As for Fenavin, it was great fun trying new wines. It is the largest exhibition of Spanish wines that I know to exist in the world. The Spanish wine fair in Ciudad Real, just a 50 minute AVE train ride from Madrid, hosts some 500+ wineries with the expectation of matching them with potential buyers. 73% of those present were wine importers/distributors with the remaining divided somewhat evenly between agents, retail stores, journalists and supermarket buyers. It sounds exciting, and it was, but it was very tiring to be standing and tasting good and bad wine with eager producers looking on to see what you thought for ten hours a day. Eight months ago I would have felt slightly out of place at an event like this, but I am finding my groove. I know less than most but more than some. I can at least hold a glass properly and spit my sample without spilling it all over myself–and that’s quite a feat.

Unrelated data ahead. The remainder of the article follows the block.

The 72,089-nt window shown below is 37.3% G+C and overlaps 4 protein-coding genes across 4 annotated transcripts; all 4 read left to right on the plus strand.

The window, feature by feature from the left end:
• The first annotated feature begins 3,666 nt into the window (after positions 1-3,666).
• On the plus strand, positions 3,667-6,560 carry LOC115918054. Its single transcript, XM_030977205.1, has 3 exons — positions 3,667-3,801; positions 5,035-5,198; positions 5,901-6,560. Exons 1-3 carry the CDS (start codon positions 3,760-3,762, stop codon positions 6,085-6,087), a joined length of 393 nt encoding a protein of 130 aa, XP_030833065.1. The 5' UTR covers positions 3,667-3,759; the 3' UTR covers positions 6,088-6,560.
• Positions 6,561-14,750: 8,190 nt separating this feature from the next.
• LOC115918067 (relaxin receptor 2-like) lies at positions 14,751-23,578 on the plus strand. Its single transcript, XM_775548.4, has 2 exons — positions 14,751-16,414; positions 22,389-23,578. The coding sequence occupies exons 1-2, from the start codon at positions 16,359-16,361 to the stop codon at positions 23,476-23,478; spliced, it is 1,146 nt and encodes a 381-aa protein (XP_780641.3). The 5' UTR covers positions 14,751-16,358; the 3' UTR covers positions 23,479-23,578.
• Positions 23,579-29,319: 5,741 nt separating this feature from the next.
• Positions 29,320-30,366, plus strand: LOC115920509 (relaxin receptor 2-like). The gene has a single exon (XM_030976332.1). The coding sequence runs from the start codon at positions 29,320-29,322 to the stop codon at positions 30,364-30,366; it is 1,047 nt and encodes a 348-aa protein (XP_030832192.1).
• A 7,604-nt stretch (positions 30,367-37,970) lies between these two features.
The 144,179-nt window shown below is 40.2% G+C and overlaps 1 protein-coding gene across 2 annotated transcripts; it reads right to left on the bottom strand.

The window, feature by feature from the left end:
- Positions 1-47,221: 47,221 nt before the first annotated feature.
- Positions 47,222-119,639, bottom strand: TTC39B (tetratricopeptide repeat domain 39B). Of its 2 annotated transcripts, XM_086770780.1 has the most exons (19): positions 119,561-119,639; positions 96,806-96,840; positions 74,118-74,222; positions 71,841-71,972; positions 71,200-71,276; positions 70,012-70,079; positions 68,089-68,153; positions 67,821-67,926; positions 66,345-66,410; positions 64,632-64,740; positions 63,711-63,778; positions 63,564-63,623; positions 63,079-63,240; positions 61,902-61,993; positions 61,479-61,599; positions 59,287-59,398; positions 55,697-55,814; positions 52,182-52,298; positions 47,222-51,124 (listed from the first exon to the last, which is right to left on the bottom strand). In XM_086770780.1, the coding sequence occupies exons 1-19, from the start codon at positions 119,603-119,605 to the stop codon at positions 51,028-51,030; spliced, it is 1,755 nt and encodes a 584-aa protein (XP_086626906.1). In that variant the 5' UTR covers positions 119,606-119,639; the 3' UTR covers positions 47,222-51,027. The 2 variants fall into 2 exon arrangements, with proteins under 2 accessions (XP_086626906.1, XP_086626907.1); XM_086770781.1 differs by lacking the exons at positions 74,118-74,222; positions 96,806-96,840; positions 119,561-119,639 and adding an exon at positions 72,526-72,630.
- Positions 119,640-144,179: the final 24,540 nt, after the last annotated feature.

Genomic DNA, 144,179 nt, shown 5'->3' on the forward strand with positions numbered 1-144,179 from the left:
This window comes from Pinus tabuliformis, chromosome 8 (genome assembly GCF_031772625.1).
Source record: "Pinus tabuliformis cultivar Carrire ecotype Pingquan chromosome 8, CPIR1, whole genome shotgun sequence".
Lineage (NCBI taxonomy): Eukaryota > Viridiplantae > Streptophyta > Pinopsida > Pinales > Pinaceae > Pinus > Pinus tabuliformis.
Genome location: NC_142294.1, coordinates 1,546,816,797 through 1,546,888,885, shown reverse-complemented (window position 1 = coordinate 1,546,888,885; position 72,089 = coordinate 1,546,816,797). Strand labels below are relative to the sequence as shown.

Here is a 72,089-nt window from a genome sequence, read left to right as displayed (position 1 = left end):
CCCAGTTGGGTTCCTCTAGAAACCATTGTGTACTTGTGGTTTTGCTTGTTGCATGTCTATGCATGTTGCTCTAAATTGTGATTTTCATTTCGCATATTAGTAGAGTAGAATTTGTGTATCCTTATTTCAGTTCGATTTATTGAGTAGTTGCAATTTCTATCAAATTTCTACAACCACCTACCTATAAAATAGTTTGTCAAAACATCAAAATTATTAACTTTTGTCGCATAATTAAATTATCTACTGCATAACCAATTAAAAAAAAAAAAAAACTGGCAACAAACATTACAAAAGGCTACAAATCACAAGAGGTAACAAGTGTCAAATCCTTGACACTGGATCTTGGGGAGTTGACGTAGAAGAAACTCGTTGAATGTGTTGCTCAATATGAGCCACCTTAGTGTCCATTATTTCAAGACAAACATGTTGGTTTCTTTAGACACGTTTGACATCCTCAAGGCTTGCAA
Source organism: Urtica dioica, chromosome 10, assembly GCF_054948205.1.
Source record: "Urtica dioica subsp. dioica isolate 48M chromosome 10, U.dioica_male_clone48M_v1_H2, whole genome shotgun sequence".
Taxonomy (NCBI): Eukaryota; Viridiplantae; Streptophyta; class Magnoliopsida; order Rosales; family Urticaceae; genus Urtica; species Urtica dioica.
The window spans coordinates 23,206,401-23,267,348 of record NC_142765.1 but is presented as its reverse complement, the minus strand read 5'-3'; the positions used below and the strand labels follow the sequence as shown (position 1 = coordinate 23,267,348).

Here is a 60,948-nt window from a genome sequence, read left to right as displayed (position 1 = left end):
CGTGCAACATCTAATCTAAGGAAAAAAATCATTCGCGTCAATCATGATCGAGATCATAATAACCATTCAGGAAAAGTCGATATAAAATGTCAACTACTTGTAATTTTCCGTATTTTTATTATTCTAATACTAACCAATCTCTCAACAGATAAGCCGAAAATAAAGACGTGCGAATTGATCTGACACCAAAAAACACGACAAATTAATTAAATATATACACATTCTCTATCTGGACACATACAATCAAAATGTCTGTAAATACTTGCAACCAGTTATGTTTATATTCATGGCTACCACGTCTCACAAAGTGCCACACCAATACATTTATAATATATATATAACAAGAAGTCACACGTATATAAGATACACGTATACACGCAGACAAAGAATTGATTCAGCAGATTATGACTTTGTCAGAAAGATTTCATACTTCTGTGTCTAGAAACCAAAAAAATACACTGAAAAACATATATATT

5 thoughts on “Galicia, Fenavin

  1. Prima!
    I an enjoying your adventures very much. I envy your time in Galicia. It is literally another country. I have spent much time in England (as did your great-aunt Rubye), so torch and village are very familiar.
    te mando muchos saludos
    tu primo Roy


    • Thanks Primo Roy 🙂 I just write what I see. And yes, Galicia is so different than the rest of Spain. They have their own wine, food and language. Love it.


  2. Funny how we end up doing things that we were always intended to do (I didnt realize the future was so predictable). I love this blog and how you make life larger everytime I read it. Love Dad


    • Ohhhhh, the future is here and it wants to know where I can get a job! I do love what I am doing though, and, yes, it seems I was always destined to do this. Thanks Dad for all those Brunellos and Barbarescos that showed me the way…